The Burner Diaries: Monique

For my final Burner Diaries before everyone goes off to the playa, I got to talk to these lovely ladies at the Melting Pot World Emporium. Monique (pictured left) is the owner of the Melting Pot and Sydney (pictured right) is an employee, the Melting Pot is a store located in Midtown Reno where burners and people alike can find amazing clothes, nifty accessories, a large variety of incense, and much more! 


Burning Man: 21 years

What is a specific instance that will stick with you forever?

“Seeing these amazing performances of really crazy stuff like a guy juggling a bowling ball, chainsaw, and an egg. Like where do you see that? You kind of have to be there sometimes, but sometimes you find those really special moments when there is just a small thing happening and there’s only a handful of people experiencing that moment. The thing I miss the most are the live random drum circles you would stumble upon. People would have open fires and others would show up and drum and dance. Two years ago, we showed up at a who knows where performance. It was this floating balloon performance with really beautiful music and it was fenced off with these little wires. There was this woman singing to this amazing music, and my son was probably 7 at the time, and next thing you know he’s under the wires and in the balloons. Everyone was sort of cool with it which was really special. No one was like “hey get out of there!” It was organic and such a beautiful thing and having this really sweet child fascinated by the whole thing. Little snidbits of those things make it really special.”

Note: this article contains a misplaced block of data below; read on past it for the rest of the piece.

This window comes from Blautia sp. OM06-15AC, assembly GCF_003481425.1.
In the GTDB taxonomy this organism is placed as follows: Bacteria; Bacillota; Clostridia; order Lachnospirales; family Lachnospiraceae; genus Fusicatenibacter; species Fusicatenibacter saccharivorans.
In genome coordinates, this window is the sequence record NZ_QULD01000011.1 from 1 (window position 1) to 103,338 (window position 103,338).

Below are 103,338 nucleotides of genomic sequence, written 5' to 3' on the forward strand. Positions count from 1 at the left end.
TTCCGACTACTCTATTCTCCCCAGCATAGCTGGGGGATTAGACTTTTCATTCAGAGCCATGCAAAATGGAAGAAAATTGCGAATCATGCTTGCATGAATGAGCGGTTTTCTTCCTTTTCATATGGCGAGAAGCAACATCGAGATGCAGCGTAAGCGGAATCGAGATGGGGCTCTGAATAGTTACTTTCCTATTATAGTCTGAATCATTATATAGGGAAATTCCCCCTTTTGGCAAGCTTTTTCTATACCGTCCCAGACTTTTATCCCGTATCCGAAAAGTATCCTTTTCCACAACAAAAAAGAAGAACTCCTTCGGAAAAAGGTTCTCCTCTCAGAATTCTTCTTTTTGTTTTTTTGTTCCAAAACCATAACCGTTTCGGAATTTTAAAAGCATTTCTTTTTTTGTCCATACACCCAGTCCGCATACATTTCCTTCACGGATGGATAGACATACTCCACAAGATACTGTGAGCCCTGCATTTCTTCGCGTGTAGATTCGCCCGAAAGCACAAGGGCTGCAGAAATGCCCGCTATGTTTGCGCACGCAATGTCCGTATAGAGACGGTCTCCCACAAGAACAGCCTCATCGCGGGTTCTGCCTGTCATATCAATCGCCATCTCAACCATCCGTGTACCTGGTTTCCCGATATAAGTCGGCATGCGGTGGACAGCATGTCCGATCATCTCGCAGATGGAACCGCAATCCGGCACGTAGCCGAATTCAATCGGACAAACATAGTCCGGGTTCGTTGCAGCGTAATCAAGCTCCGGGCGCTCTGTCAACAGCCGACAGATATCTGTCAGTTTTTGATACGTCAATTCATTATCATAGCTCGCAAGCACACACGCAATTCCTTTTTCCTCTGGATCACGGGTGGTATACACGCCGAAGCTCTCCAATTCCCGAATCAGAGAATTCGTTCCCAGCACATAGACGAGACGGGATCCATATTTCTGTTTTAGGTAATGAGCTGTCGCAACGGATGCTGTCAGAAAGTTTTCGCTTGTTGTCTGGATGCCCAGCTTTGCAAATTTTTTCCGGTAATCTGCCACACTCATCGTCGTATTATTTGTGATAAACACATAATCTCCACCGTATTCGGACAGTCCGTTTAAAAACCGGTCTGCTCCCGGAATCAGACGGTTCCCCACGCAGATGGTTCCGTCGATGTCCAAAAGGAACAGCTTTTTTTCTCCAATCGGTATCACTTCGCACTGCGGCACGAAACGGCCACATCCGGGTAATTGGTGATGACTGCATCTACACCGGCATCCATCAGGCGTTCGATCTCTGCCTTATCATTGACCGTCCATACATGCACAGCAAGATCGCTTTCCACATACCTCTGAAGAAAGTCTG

What’s it like taking a child?

“My child has gone for the last five years but he isn’t going this year. It’s really fun but it’s really hard. There’s a lot of factors to think about when you bring a child. Safety, just making sure your kid is hydrated and wearing sunscreen. You must be aware of another individual, but it’s rewarding. I always said I wouldn’t take a child unless he/she could communicate their needs. I don’t think small babies should go, but I have seen them out there. That’s not for me. It’s kind of an adult Disneyland so it’s nice to not bring your kids and get to do your own thing sometimes.”

What are you most excited for this year going back?

“I don’t know. There’s no expectations, so it’s hard to say. I am excited for the art projects. Jus Jub’s Plastic Circus will be a spectacular piece and the Space Whale, oh my god, that goes without saying.”

What’s a tip you would give to a first timer?

“No expectations. Go in with an open mind. If you go in with expectations, Burning Man is where plans go to die. Anything can happen out there, good or bad, and you kind of just have to roll with it. The way you respond to things happening to you is the key to life actually. It can be very introspective in a way of checking yourself. It is very trying. Maybe the weather is just shit all week, and it’s just a big dust storm. It’s been like that before that and it just is what it is. You think you are going to be doing one thing, but then the weather starts and plans change. You just have to make the most of it and see the beauty in that. Burning Man is a lot about the heart and the community but also mother nature has a huge role in that and she’s in control.”

What is the worst part of Burning Man in your opinion?

“The worst part is when people do deviant behavior and unconscionable acts. I mean they do steal your shit. We woke up one day and our couch was gone. A bike has been stolen. There are predators that go out there just for the reason to prey on people. Stealing your shit, sexually taking advantage of women. It is what it is. It’s 80,000 people but birds of a feather, you just have to be aware, smart, and keep track of your stuff and your friends. That’s where the community comes in, you have to watch each other’s back. Same with your neighbors, if you see weird stuff going on, you have to look out for each other.”

Any other thoughts?

“There’s no place like it on earth, that’s for sure. I’m 21 years in and all these years later, I’m still amazed that it’s right there. It’s 107 miles northeast of this town. It still amazes me that people come from all over the planet to go there.”


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